Gareth Lee’s legal case against Ashers was backed by the Equality Commission of Northern Ireland. It argued that the bakery’s actions breached the Equality Act (Sexual Orientation) Regulations (Northern Ireland) 2006 and The Fair Employment and Treatment (NI) Order 1998, which prohibit discrimination in the provision of goods, facilities and services on the respective grounds of sexual orientation and political opinion.
A Belfast court last May agreed and found Ashers guilty of discrimination on both grounds; ordering them to pay Gareth £500 compensation.
I profoundly disagree with Asher’s opposition to same-sex love and marriage, and support protests against them. They claim to be Christians and followers of Jesus. Yet he never once condemned homosexuality. Moreover, discrimination is not a Christian value. Ashers’ religious justifications are, to my mind, theologically unsound.
Nevertheless, on reflection, the court was wrong to penalise Ashers and I was wrong to endorse its decision.
For sure, the law suit against the bakery was well intended. It sought to challenge homophobia. But it was a step too far. It pains me to say this, as a long-time supporter of the struggle for LGBT equality in Northern Ireland, where same-sex marriage remains banned.
The equality laws are intended to protect people against discrimination. A business providing a public service has a legal duty to do so without discrimination based on race, gender, faith, sexuality and so on.
However, the court erred by ruling that Gareth was discriminated against because of his sexual orientation and political opinions.
His cake request was not refused because he was gay but because of the message he wanted on the cake. There is no evidence that his sexuality was the reason Ashers declined his order.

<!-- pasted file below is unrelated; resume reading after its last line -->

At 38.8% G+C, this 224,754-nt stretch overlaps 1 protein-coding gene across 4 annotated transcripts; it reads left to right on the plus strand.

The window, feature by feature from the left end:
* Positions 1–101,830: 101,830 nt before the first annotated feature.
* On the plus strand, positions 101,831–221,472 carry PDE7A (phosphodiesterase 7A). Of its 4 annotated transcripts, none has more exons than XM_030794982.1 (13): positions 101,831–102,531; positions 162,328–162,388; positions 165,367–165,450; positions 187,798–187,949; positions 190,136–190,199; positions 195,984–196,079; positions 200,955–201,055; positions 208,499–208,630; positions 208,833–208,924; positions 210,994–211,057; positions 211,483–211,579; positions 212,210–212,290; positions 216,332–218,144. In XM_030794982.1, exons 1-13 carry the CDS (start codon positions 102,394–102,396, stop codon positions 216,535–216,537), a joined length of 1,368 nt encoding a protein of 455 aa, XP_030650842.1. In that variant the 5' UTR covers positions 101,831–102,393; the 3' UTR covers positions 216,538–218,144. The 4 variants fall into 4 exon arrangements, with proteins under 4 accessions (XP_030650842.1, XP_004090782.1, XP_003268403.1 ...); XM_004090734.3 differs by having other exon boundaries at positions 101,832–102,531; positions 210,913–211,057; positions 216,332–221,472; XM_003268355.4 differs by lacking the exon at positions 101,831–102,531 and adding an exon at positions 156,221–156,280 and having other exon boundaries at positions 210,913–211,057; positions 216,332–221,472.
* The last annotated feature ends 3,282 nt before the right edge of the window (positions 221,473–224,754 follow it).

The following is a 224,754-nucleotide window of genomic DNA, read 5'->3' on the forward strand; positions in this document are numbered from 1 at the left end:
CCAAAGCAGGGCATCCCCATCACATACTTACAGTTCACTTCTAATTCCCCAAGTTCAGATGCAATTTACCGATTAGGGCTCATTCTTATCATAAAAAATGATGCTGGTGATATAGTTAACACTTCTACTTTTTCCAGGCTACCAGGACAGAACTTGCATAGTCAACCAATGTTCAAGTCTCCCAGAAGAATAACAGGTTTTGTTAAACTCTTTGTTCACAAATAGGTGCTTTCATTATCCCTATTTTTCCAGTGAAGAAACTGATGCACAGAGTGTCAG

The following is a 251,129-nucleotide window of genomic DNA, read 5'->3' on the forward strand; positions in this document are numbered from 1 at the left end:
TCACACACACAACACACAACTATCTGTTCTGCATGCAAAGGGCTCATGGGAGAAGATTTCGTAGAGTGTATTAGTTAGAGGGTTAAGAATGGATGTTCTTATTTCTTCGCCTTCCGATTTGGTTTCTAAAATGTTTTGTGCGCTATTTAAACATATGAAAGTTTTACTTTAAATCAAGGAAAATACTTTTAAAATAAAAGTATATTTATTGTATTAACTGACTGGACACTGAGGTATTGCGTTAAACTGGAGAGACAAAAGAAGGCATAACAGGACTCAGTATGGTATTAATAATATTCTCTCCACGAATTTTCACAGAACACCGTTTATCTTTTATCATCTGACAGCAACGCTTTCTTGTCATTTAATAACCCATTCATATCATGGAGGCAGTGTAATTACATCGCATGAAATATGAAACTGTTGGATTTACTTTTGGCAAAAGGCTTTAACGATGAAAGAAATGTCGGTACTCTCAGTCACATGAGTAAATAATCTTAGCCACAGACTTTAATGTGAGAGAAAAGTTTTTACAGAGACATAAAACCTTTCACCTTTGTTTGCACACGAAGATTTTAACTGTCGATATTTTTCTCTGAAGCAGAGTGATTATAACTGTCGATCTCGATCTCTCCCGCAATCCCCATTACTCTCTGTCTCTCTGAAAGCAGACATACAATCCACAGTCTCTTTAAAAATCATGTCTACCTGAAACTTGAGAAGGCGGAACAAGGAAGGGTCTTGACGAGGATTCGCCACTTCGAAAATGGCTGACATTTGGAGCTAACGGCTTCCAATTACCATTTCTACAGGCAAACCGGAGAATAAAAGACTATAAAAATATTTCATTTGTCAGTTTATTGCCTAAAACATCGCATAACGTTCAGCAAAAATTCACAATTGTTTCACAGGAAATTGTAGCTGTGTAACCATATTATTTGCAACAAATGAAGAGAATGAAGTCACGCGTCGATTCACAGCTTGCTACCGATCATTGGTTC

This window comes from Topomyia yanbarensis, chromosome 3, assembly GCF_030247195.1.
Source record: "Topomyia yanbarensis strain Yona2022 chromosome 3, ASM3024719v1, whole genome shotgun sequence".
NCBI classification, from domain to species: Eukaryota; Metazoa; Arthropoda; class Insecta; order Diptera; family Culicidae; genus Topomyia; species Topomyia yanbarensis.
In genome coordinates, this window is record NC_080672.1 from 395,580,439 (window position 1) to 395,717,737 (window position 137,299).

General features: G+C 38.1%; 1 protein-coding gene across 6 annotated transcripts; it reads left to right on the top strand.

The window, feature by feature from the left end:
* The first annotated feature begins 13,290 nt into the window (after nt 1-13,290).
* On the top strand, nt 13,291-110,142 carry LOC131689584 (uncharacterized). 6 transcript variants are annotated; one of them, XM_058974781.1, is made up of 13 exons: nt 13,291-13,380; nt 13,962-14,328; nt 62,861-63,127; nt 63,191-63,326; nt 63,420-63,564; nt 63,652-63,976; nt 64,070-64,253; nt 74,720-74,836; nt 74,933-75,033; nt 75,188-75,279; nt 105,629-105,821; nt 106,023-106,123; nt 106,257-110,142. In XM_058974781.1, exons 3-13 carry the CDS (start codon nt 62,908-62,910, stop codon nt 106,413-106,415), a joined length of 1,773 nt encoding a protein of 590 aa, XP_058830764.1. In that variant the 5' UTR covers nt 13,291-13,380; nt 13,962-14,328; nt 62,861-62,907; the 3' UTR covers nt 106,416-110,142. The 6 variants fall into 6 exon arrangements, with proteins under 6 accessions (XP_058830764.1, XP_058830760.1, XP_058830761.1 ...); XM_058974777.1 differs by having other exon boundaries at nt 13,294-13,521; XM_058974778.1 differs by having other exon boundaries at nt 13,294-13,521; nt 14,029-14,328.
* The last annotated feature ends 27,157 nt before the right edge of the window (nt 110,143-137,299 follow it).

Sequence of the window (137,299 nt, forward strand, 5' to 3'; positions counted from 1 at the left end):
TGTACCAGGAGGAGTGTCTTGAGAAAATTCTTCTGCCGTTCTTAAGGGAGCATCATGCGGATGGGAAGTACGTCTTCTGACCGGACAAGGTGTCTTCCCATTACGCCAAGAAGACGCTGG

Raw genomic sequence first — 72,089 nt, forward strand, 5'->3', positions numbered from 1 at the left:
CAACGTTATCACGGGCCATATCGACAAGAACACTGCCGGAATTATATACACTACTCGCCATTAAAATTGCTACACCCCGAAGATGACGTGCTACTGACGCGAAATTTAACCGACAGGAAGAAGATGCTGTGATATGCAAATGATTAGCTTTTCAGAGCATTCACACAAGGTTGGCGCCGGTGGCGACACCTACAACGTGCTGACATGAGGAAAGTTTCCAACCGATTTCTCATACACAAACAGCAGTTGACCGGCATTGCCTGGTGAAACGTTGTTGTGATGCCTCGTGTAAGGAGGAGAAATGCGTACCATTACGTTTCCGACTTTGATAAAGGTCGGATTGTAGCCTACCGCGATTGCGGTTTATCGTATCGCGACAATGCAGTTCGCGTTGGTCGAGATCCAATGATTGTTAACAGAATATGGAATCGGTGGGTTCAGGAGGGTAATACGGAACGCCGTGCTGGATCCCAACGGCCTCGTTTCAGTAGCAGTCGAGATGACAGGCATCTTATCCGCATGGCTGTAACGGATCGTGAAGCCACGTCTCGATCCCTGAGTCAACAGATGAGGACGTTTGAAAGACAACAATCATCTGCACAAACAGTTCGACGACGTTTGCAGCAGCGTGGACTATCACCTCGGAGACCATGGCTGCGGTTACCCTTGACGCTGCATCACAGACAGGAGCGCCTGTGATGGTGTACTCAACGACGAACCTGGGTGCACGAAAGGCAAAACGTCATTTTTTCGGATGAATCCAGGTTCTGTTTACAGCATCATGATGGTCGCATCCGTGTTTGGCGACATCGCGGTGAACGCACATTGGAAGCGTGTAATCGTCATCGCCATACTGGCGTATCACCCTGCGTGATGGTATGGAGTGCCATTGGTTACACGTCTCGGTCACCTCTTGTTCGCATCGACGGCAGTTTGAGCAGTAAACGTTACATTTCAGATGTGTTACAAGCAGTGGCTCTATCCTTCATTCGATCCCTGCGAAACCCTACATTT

Despite this, Judge Isobel Brownlie said refusing the pro-gay marriage slogan was unlawful indirect sexual orientation discrimination because same-sex marriage is a union between persons of the same-sex and therefore refusing to provide a service in support of same-sex marriage was de facto sexual orientation discrimination.
I disagree. Refusing to facilitate a message in support of same-sex marriage is not sexuality discrimination. It is discrimination against an idea, not against a person.
On the question of political discrimination, the judge said Ashers had denied Gareth service based on his request for a message supporting same-sex marriage. She noted: “If the plaintiff had ordered a cake with the words ‘support marriage’ or ‘support heterosexual marriage’ I have no doubt that such a cake would have been provided.” Brownlie therefore concluded that by refusing to provide a cake with a pro-gay marriage wording Ashers had treated him less favourably, contrary to the law.
This may be a case of differential treatment. However, it was not discrimination against views held or expressed by Gareth but against words he wanted on a cake. Moreover, the law against political discrimination was meant to protect people with differing political views, not to force others to further political views to which they conscientiously object.
The finding of political discrimination against Gareth sets a worrying precedent. Northern Ireland’s laws against discrimination on the grounds of political opinion were framed in the context of decades of conflict. They were designed to heal the sectarian divide by preventing the denial of jobs, housing and services to people because of their politics. There was never an intention that this law should compel people to promote political ideas, such as same-sex marriage, with which they disagreed – let alone on a cake.
The judge concluded that service providers are required by law to facilitate any “lawful” message, even if they have a conscientious objection to it.
This begs the question: Will gay bakers have to accept orders for cakes with homophobic slurs? I don’t think LGBT people should be forced to promote anti-gay messages.
The court judgement also leads me to ask: Should a Muslim printer be obliged to publish cartoons of Mohammed or a Jewish one a book that propagates Holocaust denial?
If the current Ashers verdict stands it could, for example, encourage far right extremists to demand that bakeries and other service providers facilitate the promotion of anti-immigrant and anti-Muslim opinions. It would leave businesses unable to refuse to decorate cakes, print posters and emblazon mugs with bigoted messages.
In my view, it is an infringement of freedom to require private businesses to aid the promotion of ideas to which they conscientiously object. Discrimination against people should be unlawful but not discrimination against ideas and opinions.